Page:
On This Day – Workington Delight & Watkinson’s Final Game

Category: Heritage

On This Day – Workington Delight & Watkinson’s Final Game

Workington Town 3 Hull Kingston Rovers 15

On 24th March 1962, Hull Kingston Rovers won a third-sound Challenge Cup tie at Derwent Park, Workington – their first away win over the Cumbrians in four attempts.

After an early try by Ike Southward had put the home side ahead, Rovers played some brilliant football to register first half tries by Cyril Kellett, Bob Harris and Graham Paul. Three conversions from Kellett gave the Robins a 15-3 lead at the interval. After the break, Rovers’ formidable forward pack took control and effectively closed the game down. There was no further score and Rovers advanced to the semi-final with little alarm.

The referee that day was the top Wakefield official Ron Gelder, amongst whose many honours in the game was the 1954 Halifax v Warrington Challenge Cup Final replay at Odsal in front of rugby league’s all-time record crowd of 102,569. Rovers’ Alvin Ackerley was the Halifax captain in that game.

The Rovers team that day was – Cyril Kellett; Bob Harris, Terry Major, Brian Burwell, Graham Paul; Dave Elliott, Arthur Bunting; Bob Coverdale, Alvin Ackerley, Jim Drake, John Taylor, Ted Bonner, Harry Poole.

David Watkinson

On 24th March 1989, top Rovers hooker of their golden era in the 1970s and 80s, David Watkinson, made his last appearance for the club in a 26-2 defeat to Hull FC at the Boulevard.

Watkinson was born in York in 1954 and was a product of the famous Heworth amateur club. He came to Rovers’ attention in 1976 and was offered a trial. He made his debut at prop-forward in a 25-9 win over Leeds at Craven Park on 25 January 1977, and made the transition from the amateur game to rugby league’s First Division look easy. Watkinson soon became Rovers first choice hooker and, a couple of long-term injuries apart, kept his place for nearly ten years.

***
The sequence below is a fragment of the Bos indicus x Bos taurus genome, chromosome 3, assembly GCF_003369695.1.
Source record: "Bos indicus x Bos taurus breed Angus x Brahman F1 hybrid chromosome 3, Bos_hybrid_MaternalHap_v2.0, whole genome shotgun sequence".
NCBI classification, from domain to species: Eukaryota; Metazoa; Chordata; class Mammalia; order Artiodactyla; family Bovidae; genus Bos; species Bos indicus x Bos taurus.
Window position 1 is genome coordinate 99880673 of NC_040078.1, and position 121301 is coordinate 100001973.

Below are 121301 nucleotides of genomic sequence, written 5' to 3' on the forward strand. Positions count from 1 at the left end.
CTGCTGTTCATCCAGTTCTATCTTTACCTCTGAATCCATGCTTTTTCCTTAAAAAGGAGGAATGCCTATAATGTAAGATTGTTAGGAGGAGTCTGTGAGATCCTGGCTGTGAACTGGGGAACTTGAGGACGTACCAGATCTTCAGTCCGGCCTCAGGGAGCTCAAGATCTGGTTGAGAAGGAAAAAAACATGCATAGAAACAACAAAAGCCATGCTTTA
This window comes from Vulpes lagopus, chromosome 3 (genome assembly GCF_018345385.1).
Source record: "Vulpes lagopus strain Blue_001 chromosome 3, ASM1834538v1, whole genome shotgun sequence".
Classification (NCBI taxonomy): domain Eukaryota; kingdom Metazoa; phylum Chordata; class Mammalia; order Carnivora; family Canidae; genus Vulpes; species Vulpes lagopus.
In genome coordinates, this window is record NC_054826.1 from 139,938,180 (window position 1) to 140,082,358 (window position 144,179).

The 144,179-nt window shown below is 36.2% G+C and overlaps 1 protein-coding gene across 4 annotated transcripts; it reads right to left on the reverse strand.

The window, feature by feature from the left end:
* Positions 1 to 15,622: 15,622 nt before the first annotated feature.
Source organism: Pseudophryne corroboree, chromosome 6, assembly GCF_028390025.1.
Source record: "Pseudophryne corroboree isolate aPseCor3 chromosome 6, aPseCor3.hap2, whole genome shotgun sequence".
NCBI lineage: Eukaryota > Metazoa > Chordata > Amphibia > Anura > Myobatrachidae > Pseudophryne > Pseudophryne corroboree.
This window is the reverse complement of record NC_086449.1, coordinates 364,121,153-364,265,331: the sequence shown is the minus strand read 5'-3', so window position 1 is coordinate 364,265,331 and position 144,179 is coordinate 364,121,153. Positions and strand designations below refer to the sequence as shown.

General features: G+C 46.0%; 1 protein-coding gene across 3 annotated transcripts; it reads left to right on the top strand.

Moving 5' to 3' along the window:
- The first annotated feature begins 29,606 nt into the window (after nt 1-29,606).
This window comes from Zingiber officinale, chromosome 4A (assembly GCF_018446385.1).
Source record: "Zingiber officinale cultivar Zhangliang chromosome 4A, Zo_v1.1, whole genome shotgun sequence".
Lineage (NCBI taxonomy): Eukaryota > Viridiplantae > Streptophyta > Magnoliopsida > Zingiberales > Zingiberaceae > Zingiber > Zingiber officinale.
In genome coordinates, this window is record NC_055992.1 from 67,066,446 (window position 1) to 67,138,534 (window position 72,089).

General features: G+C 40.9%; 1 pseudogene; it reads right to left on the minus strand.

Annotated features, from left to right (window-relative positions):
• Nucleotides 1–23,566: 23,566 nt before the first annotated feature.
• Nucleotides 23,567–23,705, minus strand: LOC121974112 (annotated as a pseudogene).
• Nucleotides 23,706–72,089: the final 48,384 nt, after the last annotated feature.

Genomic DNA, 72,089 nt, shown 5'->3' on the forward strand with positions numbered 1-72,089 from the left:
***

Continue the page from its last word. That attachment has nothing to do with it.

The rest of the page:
A capable ball-winner and a hard and uncompromising tackler, Watkinson never shirked on the field, and was a tough and respected opponent. He played 13 times for Great Britain and once for England. When the captaincy of one ‘iron man’, Len Casey, ended in 1984, Rovers replaced him with another in Watkinson. Dour and unsmiling on the field of play, Watkinson was a leader of his team by example.

By 1988/89, his appearances were becoming less regular and he left the club at the end of the season to end his career at Dewsbury, subsequently returning to Heworth as coach. In just over 12 years with the Robins, he made 329 appearances, a figure that would have been significantly higher but for injuries.

After his retirement, Roger Millward commented on his tough tackling, “He’d close down the play-the-ball area – nothing would get by him – and opposing players would be looking over their shoulders for him.” David Hall highlighted his winning mentality: “He was never satisfied; he’d say, ‘we might have won, but we were rubbish – we have to be better than that.’ Like Casey, he was unbearable when we lost.”

Back To Latest News +